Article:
A se­cret, su­per­vised place where users can in­ject drugs in U.S.

Re­searchers note that the pro­gram fo­cuses on ‘harm re­duc­tion’

The Washington Post Sunday - - POLITICS & THE NATION - BY LENNY BERN­STEIN leonard.bern­stein@wash­post.com

Some­where in a U.S. city, a small non­profit or­ga­ni­za­tion has been host­ing a se­cret site where users can in­ject drugs un­der the su­per­vi­sion of trained staff who pro­vide clean nee­dles and guard against over­doses, re­searchers said Tues­day.

The site, which is il­le­gal un­der fed­eral law, has been op­er­at­ing for three years, ac­cord­ing to a pa­per pub­lished in the Amer­i­can Jour­nal of Pre­ven­tive Medicine. It is part of the “harm re­duc­tion” strat­egy adopted by 98 fa­cil­i­ties in 10 coun­tries where su­per­vised in­jec­tion sites op­er­ate le­gally.

The ap­proach has been de­bated in the United States for many years, but it is gain­ing pop­u­lar­ity in some places as the num­ber of over­dose deaths from il­le­gal drugs con­tin­ues to sky­rocket. Cal­i­for­nia, New York City, Bos­ton and Ithaca, N.Y., are ex­plor­ing the idea. The county that in­cludes Seat­tle has ap­proved open­ing two lo­ca­tions.

“The whole coun­try knows this is a cri­sis. We need some new so­lu­tions,” said Alex Kral, an epi­demi­ol­o­gist for RTI In­ter­na­tional who re­vealed the pro­gram in a com­men­tary Tues­day. “We need in­no­va­tion at this point. This is not in­no­va­tion out of thin air. This is in­no­va­tion that’s been proven.”

More than 52,000 peo­ple died of drug over­doses in the United States in 2015, ac­cord­ing to the Cen­ters for Dis­ease Con­trol and Preven­tion. Data re­leased Tues­day by the Na­tional Cen­ter for Health Statis­tics show that num­ber may rise sharply, to about 60,000, when fi­nal to­tals are avail­able for 2016.

Kral, who has pub­lished re­search on sub­stance use for many years, said he was ap­proached by the or­ga­ni­za­tion and asked to col­lect data on the site’s op­er­a­tion. He and co-au­thor Pe­ter J. David­son, of the Uni­ver­sity of Cal­i­for­nia at San Diego, did not re­veal the site’s lo­ca­tion in their ar­ti­cle. Kral said the peer-re­viewed jour­nal did not ask for proof that it ex­isted, and the uni­ver­sity’s panel that su­per­vised the re­search did not re­quire that he re­veal its lo­ca­tion.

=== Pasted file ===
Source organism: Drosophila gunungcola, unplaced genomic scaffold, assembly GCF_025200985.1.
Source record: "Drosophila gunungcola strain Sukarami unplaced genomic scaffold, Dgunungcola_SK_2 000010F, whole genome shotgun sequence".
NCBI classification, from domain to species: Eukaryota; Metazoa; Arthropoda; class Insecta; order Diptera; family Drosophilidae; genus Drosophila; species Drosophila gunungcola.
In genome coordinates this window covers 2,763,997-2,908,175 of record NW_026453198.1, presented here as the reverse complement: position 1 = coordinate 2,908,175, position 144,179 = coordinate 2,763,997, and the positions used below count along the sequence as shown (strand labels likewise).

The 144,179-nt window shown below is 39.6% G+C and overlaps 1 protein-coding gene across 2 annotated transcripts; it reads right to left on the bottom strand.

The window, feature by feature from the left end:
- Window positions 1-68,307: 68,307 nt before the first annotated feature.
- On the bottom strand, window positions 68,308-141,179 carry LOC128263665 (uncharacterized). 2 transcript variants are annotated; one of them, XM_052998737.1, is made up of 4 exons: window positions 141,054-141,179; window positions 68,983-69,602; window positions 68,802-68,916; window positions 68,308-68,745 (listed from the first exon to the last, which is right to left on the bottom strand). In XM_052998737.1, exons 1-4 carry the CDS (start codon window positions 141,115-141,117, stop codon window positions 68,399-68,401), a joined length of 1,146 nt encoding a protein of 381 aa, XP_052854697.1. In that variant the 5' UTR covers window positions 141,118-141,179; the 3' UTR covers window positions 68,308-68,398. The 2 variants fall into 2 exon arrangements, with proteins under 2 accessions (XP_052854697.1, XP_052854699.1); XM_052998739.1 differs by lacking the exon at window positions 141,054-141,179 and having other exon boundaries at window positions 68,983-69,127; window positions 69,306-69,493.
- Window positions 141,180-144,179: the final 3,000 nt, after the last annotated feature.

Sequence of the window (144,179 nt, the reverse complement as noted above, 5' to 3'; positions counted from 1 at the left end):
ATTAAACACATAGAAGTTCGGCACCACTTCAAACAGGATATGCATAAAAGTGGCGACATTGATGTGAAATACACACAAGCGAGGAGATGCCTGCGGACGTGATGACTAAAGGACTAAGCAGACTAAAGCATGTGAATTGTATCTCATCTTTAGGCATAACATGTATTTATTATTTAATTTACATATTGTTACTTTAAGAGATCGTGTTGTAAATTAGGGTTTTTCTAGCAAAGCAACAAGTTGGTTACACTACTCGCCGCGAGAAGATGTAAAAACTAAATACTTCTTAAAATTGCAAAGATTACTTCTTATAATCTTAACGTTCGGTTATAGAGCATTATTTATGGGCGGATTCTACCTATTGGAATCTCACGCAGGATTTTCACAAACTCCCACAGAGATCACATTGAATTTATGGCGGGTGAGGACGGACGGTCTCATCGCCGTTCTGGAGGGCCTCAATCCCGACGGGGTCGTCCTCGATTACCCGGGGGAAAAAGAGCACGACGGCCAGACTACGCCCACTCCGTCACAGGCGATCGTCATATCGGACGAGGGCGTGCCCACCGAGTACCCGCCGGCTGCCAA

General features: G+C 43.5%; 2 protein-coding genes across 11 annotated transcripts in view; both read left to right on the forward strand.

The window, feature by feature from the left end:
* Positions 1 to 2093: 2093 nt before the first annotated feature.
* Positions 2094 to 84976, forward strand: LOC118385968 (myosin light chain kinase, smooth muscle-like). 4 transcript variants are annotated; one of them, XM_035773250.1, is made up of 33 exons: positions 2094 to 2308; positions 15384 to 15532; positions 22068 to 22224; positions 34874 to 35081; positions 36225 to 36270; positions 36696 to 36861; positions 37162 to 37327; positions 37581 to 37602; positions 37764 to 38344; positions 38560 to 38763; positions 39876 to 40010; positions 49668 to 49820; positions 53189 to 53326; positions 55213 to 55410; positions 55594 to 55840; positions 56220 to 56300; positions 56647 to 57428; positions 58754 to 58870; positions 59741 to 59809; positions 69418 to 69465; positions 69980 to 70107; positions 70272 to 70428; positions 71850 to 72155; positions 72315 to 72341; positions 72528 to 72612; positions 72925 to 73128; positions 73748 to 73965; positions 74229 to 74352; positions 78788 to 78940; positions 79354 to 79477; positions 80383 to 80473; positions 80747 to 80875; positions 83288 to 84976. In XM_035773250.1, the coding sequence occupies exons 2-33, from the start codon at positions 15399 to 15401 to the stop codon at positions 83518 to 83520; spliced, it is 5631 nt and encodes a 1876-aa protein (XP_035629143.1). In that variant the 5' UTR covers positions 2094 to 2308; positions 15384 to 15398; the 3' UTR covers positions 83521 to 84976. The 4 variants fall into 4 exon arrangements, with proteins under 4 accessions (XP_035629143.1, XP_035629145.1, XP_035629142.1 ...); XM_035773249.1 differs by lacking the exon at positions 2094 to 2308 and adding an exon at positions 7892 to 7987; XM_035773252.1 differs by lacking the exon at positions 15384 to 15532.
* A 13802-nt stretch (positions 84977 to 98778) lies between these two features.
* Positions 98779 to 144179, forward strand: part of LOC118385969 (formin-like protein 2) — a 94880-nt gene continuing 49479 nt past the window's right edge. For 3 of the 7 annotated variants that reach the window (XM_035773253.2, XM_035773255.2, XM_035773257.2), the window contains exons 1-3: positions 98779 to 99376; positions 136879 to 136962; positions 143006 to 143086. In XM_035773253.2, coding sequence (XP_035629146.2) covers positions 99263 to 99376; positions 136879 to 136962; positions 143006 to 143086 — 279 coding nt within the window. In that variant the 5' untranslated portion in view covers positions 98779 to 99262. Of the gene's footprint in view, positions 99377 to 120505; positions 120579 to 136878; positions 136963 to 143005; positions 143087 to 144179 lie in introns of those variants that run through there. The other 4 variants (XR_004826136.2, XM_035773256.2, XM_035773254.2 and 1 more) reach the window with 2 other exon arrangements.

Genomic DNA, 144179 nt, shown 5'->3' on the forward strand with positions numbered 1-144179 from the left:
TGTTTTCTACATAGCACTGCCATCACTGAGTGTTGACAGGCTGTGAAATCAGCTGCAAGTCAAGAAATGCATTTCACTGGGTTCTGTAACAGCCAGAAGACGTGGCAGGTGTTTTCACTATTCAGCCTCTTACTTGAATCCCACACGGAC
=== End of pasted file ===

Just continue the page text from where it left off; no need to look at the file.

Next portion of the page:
The ar­ti­cle’s data, taken from the first two years of the site’s op­er­a­tion, pro­vide a sober­ing glimpse at the hard-core ad­dicts who use the fa­cil­ity. More than 100 users who gave them­selves 2,574 in­jec­tions there were sur­veyed. Eighty per­cent are home­less, 91 per­cent are men, and 80 per­cent are white. The vast ma­jor­ity in­jected heroin, but some used metham­phetamine, co­caine or pre­scrip­tion opi­oids. On av­er­age, they in­jected drugs about 114 times per month.

Four peo­ple have been re­vived at the site with the an­ti­dote nalox­one af­ter over­doses dur­ing the first three years of op­er­a­tion, Kral said.

The pro­gram is open by in­vi­ta­tion only to drug users who are known to the non­profit group’s staff. Many other su­per­vised in­jec­tion sites around the world are open to any­one who wants to in­ject drugs. The clan­des­tine U.S. pro­gram op­er­ates four to six hours a day, five days a week, and is staffed by peo­ple trained to re­spond to over­doses and to pro­vide ad­vice on safe in­jec­tions. It has five small spa­ces where users can in­ject drugs and a sec­ond room with couches where they can re­main after­ward.

Cana­dian and U.S. law en­force­ment groups op­posed the open­ing of the first site in North Amer­ica, in Van­cou­ver, Bri­tish Columbia, in 2003, and many com­mu­ni­ties have raised ob­jec­tions about the im­pact that open­ing such a fa­cil­ity would have on their neigh­bor­hoods.

Re­search has shown that su­per­vised in­jec­tion sites re­duce deaths from over­doses, cut the risk of HIV and hep­ati­tis trans­mis­sion by elim­i­nat­ing needle­shar­ing, and pro­vide users with ac­cess to health and so­cial ser­vices, Kral and David­son wrote in their pa­per. For the sur­round­ing com­mu­nity, such sites re­duce pub­lic in­jec­tions, im­proper dis­posal of sy­ringes and drug-re­lated crime, they wrote.

The sites also help get some users into treat­ment by of­fer­ing them care and a chance to talk with staff in a safe, re­laxed place, said Taeko Frost, western re­gional di­rec­tor of the Harm Re­duc­tion Coali­tion, who has stud­ied su­per­vised in­jec­tion sites. “It’s re­ally hard to cre­ate any space or time for any­one to fo­cus on any­thing else when they’re wor­ried about not get­ting ar­rested or dy­ing alone,” she said. In Kral’s pa­per, more than 92 per­cent of users said they would in­ject drugs in a pub­lic re­stroom, park or park­ing lot, or on the street, if the site didn’t ex­ist.

“We re­ally ap­plaud the work they’re do­ing,” Frost said of the un­sanc­tioned in­jec­tion site. “It’s ex­tremely courageous to op­er­ate a life­sav­ing ser­vice like this.”

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